A friend of mine and I were talking last week about a recent play he had seen for the first time. It was none other than Shakespeare’s “Hamlet”. I have always enjoyed the theater and particularly the classics. “Hamlet” is just such a classic. As our conversation progressed we inevitably talked about what he liked and disliked about the play. As with most Shakespearean tragedies (spoiler alert) pretty much everyone dies. This is the part of the play he found most troubling. When I asked him why or what he would have liked to have seen differently he thought for a moment and then replied, “I would have liked to have seen a savior.”
This struck me as both relevant and perhaps unintentionally profound on his part. There’s a reason we call these types of plays “tragedies”. Everyone dies! It is slightly similar to many modern day “horror” movies. You know the ones I’m talking about right? The one where it looks like at least ONE good guy is going to survive, only to have the movie end with the bad guy getting them right before the credits roll! (I’m looking at you Stephen King). I would say, in general, most of us do not like these kind of endings. Why? Because there is no savior. Evil triumphs.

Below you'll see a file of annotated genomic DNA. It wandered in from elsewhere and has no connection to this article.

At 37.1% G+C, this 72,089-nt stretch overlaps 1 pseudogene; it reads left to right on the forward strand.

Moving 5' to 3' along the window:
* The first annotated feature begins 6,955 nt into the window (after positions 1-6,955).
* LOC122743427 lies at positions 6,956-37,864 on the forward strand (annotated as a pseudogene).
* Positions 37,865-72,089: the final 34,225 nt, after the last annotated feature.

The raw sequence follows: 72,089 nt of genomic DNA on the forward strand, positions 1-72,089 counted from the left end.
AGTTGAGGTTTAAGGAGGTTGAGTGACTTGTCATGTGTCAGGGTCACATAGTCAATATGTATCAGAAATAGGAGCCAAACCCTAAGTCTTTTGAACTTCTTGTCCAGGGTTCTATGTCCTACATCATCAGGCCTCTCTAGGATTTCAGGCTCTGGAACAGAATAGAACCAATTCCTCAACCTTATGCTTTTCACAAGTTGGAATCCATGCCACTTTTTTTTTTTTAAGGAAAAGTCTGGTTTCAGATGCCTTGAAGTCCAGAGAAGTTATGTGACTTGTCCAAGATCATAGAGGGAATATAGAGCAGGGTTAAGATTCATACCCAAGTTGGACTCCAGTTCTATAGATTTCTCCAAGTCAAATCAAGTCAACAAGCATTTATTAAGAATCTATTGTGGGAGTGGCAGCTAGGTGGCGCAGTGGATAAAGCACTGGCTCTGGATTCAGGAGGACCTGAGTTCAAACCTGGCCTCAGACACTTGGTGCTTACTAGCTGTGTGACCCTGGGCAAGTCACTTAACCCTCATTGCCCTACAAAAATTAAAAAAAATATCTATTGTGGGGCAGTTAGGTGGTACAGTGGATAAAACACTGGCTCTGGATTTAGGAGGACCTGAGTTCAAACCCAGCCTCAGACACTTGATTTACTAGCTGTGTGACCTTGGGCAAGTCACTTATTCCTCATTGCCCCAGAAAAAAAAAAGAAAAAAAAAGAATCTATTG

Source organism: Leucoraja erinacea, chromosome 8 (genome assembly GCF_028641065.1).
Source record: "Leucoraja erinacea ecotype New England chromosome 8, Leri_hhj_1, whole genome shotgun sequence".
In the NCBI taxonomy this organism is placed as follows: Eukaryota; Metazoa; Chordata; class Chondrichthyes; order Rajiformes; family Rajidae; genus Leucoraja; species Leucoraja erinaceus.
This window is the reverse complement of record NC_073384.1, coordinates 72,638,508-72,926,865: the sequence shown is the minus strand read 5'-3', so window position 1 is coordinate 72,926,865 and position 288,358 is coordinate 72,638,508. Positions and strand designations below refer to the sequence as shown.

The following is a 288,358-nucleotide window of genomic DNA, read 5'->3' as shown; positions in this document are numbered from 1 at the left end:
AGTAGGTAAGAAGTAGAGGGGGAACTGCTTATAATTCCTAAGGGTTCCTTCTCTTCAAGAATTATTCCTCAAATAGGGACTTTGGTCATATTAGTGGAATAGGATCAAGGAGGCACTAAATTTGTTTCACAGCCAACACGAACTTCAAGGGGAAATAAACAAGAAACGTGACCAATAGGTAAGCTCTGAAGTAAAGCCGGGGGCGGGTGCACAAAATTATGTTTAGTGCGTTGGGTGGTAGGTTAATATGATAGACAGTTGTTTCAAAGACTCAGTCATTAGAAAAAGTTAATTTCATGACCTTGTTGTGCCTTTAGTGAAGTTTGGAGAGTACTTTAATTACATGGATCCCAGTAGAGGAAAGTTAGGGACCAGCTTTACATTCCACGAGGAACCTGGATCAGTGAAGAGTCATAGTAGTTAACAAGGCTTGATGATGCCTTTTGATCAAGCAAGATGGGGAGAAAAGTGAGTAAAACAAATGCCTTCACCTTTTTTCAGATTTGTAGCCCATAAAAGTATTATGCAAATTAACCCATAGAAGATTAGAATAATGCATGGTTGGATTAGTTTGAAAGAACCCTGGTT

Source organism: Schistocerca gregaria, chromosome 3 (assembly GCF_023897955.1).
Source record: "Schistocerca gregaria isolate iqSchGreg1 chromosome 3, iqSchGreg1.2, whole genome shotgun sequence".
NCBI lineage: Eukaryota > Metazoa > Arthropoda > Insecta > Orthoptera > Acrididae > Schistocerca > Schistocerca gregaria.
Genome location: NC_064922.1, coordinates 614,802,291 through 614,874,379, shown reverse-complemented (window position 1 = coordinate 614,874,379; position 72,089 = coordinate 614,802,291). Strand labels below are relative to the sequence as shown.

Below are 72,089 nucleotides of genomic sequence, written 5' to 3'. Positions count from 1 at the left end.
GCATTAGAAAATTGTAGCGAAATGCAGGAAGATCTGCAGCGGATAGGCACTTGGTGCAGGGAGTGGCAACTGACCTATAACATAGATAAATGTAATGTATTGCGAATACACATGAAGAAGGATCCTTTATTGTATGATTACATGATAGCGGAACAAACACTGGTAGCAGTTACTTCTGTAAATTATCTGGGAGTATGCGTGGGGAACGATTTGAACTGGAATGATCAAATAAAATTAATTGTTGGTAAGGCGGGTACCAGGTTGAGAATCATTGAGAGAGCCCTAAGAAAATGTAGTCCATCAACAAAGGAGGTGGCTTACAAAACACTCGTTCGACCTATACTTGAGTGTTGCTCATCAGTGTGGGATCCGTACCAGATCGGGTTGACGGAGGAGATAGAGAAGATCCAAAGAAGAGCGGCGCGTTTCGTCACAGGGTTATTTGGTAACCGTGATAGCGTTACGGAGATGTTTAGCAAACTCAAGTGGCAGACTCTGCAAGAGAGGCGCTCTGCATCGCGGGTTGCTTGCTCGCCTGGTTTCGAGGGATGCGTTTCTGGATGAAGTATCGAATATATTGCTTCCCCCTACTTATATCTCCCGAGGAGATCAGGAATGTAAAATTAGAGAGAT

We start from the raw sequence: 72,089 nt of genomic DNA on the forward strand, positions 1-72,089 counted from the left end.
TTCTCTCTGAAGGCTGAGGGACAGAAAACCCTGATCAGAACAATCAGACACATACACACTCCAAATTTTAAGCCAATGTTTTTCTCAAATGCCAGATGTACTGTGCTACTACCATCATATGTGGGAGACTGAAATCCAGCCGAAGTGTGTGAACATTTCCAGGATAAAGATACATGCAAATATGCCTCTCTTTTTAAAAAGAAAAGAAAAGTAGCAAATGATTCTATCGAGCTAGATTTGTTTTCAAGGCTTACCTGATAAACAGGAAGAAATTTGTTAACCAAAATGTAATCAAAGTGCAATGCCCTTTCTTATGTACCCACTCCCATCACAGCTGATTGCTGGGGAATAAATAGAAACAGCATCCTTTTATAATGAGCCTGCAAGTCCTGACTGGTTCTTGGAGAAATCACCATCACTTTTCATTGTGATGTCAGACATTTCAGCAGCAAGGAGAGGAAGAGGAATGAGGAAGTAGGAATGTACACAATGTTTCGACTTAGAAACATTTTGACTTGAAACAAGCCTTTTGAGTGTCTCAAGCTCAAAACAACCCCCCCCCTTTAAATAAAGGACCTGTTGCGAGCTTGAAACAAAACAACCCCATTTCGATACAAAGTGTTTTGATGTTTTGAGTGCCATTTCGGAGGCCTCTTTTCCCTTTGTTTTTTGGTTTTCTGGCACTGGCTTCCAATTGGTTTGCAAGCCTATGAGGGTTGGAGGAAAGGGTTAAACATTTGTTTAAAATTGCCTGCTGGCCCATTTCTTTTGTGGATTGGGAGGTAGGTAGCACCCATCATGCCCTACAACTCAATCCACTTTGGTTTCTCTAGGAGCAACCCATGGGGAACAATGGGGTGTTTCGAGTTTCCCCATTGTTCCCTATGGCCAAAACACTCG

And that got me thinking about this time of year. Why do we like it so much? Why does it bring friends and families together more than any other time of year? What story does Christmas really have to tell? The answer is simple. It’s not only a story that has a savior, but it is a story of THE SAVIOR. So take time to reflect on what this Savior means to you and your family this holiday season. If you aren’t familiar with this story and this Savior, maybe now would be a good time for a brand-new story; one that looked to be filled with tragedy, but ended up being a triumph!
-Written by Jason Brooks